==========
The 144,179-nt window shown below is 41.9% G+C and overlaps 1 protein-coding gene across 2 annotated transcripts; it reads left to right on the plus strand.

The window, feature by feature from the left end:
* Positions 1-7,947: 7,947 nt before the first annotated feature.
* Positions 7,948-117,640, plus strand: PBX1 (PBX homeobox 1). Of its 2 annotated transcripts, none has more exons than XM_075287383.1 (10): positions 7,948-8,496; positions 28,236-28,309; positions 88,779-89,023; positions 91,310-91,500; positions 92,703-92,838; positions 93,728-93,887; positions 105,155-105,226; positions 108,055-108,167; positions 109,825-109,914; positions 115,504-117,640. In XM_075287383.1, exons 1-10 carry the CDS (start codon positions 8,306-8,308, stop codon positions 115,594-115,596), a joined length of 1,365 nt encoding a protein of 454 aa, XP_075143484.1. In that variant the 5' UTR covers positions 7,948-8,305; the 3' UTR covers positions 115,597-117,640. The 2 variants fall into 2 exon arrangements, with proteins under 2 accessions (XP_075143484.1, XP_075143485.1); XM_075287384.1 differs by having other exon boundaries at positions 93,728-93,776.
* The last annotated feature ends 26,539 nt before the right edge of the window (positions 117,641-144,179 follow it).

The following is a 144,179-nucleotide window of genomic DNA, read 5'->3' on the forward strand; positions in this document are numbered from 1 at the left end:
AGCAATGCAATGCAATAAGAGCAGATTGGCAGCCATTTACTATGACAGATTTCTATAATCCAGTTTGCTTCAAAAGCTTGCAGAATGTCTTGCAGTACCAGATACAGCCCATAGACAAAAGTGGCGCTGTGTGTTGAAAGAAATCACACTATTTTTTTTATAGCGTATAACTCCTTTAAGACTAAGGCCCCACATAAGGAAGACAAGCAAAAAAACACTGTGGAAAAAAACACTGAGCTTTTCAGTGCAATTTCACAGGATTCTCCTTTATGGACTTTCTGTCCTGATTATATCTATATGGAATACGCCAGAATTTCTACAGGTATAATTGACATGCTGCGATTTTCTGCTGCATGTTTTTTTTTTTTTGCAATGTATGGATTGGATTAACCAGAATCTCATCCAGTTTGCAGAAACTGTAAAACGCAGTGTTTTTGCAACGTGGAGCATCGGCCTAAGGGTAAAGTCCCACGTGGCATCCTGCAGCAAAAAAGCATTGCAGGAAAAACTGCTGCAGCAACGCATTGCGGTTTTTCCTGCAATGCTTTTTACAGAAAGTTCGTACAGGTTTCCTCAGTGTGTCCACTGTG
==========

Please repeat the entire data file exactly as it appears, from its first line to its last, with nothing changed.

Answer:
The 144,179-nt window shown below is 41.9% G+C and overlaps 1 protein-coding gene across 2 annotated transcripts; it reads left to right on the plus strand.

The window, feature by feature from the left end:
* Positions 1-7,947: 7,947 nt before the first annotated feature.
* Positions 7,948-117,640, plus strand: PBX1 (PBX homeobox 1). Of its 2 annotated transcripts, none has more exons than XM_075287383.1 (10): positions 7,948-8,496; positions 28,236-28,309; positions 88,779-89,023; positions 91,310-91,500; positions 92,703-92,838; positions 93,728-93,887; positions 105,155-105,226; positions 108,055-108,167; positions 109,825-109,914; positions 115,504-117,640. In XM_075287383.1, exons 1-10 carry the CDS (start codon positions 8,306-8,308, stop codon positions 115,594-115,596), a joined length of 1,365 nt encoding a protein of 454 aa, XP_075143484.1. In that variant the 5' UTR covers positions 7,948-8,305; the 3' UTR covers positions 115,597-117,640. The 2 variants fall into 2 exon arrangements, with proteins under 2 accessions (XP_075143484.1, XP_075143485.1); XM_075287384.1 differs by having other exon boundaries at positions 93,728-93,776.
* The last annotated feature ends 26,539 nt before the right edge of the window (positions 117,641-144,179 follow it).

The following is a 144,179-nucleotide window of genomic DNA, read 5'->3' on the forward strand; positions in this document are numbered from 1 at the left end:
AGCAATGCAATGCAATAAGAGCAGATTGGCAGCCATTTACTATGACAGATTTCTATAATCCAGTTTGCTTCAAAAGCTTGCAGAATGTCTTGCAGTACCAGATACAGCCCATAGACAAAAGTGGCGCTGTGTGTTGAAAGAAATCACACTATTTTTTTTATAGCGTATAACTCCTTTAAGACTAAGGCCCCACATAAGGAAGACAAGCAAAAAAACACTGTGGAAAAAAACACTGAGCTTTTCAGTGCAATTTCACAGGATTCTCCTTTATGGACTTTCTGTCCTGATTATATCTATATGGAATACGCCAGAATTTCTACAGGTATAATTGACATGCTGCGATTTTCTGCTGCATGTTTTTTTTTTTTTGCAATGTATGGATTGGATTAACCAGAATCTCATCCAGTTTGCAGAAACTGTAAAACGCAGTGTTTTTGCAACGTGGAGCATCGGCCTAAGGGTAAAGTCCCACGTGGCATCCTGCAGCAAAAAAGCATTGCAGGAAAAACTGCTGCAGCAACGCATTGCGGTTTTTCCTGCAATGCTTTTTACAGAAAGTTCGTACAGGTTTCCTCAGTGTGTCCACTGTG